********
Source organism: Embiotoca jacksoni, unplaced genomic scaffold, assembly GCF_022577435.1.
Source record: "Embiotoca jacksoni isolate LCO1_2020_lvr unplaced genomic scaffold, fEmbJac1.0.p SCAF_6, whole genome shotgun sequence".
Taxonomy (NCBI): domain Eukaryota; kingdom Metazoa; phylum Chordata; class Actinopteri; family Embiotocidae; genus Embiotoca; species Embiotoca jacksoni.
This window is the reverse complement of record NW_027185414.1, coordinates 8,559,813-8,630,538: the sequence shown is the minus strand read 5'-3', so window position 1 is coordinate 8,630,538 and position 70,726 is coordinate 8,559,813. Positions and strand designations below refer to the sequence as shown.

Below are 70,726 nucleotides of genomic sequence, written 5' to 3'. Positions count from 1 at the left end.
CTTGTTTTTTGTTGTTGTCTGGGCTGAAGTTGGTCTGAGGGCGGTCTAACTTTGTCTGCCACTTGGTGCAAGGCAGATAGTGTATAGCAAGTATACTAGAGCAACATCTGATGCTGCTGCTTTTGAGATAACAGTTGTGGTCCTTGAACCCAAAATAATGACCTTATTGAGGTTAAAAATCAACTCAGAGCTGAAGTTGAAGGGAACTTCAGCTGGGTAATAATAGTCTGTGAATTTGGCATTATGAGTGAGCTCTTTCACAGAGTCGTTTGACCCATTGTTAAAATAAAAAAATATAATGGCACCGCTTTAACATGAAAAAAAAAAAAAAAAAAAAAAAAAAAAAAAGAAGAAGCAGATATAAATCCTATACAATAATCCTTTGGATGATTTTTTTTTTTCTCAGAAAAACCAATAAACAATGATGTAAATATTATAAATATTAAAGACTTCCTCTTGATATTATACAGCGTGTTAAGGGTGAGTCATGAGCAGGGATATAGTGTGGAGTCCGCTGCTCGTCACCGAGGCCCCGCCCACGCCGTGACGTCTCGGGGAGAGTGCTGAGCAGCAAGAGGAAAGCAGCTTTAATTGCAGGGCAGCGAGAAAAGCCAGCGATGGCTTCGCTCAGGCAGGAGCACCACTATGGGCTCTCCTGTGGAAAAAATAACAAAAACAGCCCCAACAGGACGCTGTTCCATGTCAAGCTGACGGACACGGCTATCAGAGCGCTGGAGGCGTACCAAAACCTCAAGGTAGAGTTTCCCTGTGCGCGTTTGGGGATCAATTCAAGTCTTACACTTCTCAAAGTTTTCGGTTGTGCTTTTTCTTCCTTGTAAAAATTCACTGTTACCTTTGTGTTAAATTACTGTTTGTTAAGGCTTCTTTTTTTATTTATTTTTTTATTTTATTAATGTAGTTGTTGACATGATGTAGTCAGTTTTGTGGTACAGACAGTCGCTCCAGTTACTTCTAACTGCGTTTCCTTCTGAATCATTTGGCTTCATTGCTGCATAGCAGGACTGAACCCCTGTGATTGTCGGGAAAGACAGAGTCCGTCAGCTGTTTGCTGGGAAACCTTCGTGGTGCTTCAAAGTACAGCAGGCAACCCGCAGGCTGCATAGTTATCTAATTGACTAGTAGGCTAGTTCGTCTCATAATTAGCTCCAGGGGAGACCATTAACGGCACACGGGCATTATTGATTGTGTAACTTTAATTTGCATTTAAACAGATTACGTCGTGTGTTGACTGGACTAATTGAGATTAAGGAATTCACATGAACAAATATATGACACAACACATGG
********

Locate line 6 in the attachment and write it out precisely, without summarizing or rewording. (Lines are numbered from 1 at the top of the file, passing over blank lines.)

CTTGTTTTTTGTTGTTGTCTGGGCTGAAGTTGGTCTGAGGGCGGTCTAACTTTGTCTGCCACTTGGTGCAAGGCAGATAGTGTATAGCAAGTATACTAGAGCAACATCTGATGCTGCTGCTTTTGAGATAACAGTTGTGGTCCTTGAACCCAAAATAATGACCTTATTGAGGTTAAAAATCAACTCAGAGCTGAAGTTGAAGGGAACTTCAGCTGGGTAATAATAGTCTGTGAATTTGGCATTATGAGTGAGCTCTTTCACAGAGTCGTTTGACCCATTGTTAAAATAAAAAAATATAATGGCACCGCTTTAACATGAAAAAAAAAAAAAAAAAAAAAAAAAAAAAAAGAAGAAGCAGATATAAATCCTATACAATAATCCTTTGGATGATTTTTTTTTTTCTCAGAAAAACCAATAAACAATGATGTAAATATTATAAATATTAAAGACTTCCTCTTGATATTATACAGCGTGTTAAGGGTGAGTCATGAGCAGGGATATAGTGTGGAGTCCGCTGCTCGTCACCGAGGCCCCGCCCACGCCGTGACGTCTCGGGGAGAGTGCTGAGCAGCAAGAGGAAAGCAGCTTTAATTGCAGGGCAGCGAGAAAAGCCAGCGATGGCTTCGCTCAGGCAGGAGCACCACTATGGGCTCTCCTGTGGAAAAAATAACAAAAACAGCCCCAACAGGACGCTGTTCCATGTCAAGCTGACGGACACGGCTATCAGAGCGCTGGAGGCGTACCAAAACCTCAAGGTAGAGTTTCCCTGTGCGCGTTTGGGGATCAATTCAAGTCTTACACTTCTCAAAGTTTTCGGTTGTGCTTTTTCTTCCTTGTAAAAATTCACTGTTACCTTTGTGTTAAATTACTGTTTGTTAAGGCTTCTTTTTTTATTTATTTTTTTATTTTATTAATGTAGTTGTTGACATGATGTAGTCAGTTTTGTGGTACAGACAGTCGCTCCAGTTACTTCTAACTGCGTTTCCTTCTGAATCATTTGGCTTCATTGCTGCATAGCAGGACTGAACCCCTGTGATTGTCGGGAAAGACAGAGTCCGTCAGCTGTTTGCTGGGAAACCTTCGTGGTGCTTCAAAGTACAGCAGGCAACCCGCAGGCTGCATAGTTATCTAATTGACTAGTAGGCTAGTTCGTCTCATAATTAGCTCCAGGGGAGACCATTAACGGCACACGGGCATTATTGATTGTGTAACTTTAATTTGCATTTAAACAGATTACGTCGTGTGTTGACTGGACTAATTGAGATTAAGGAATTCACATGAACAAATATATGACACAACACATGG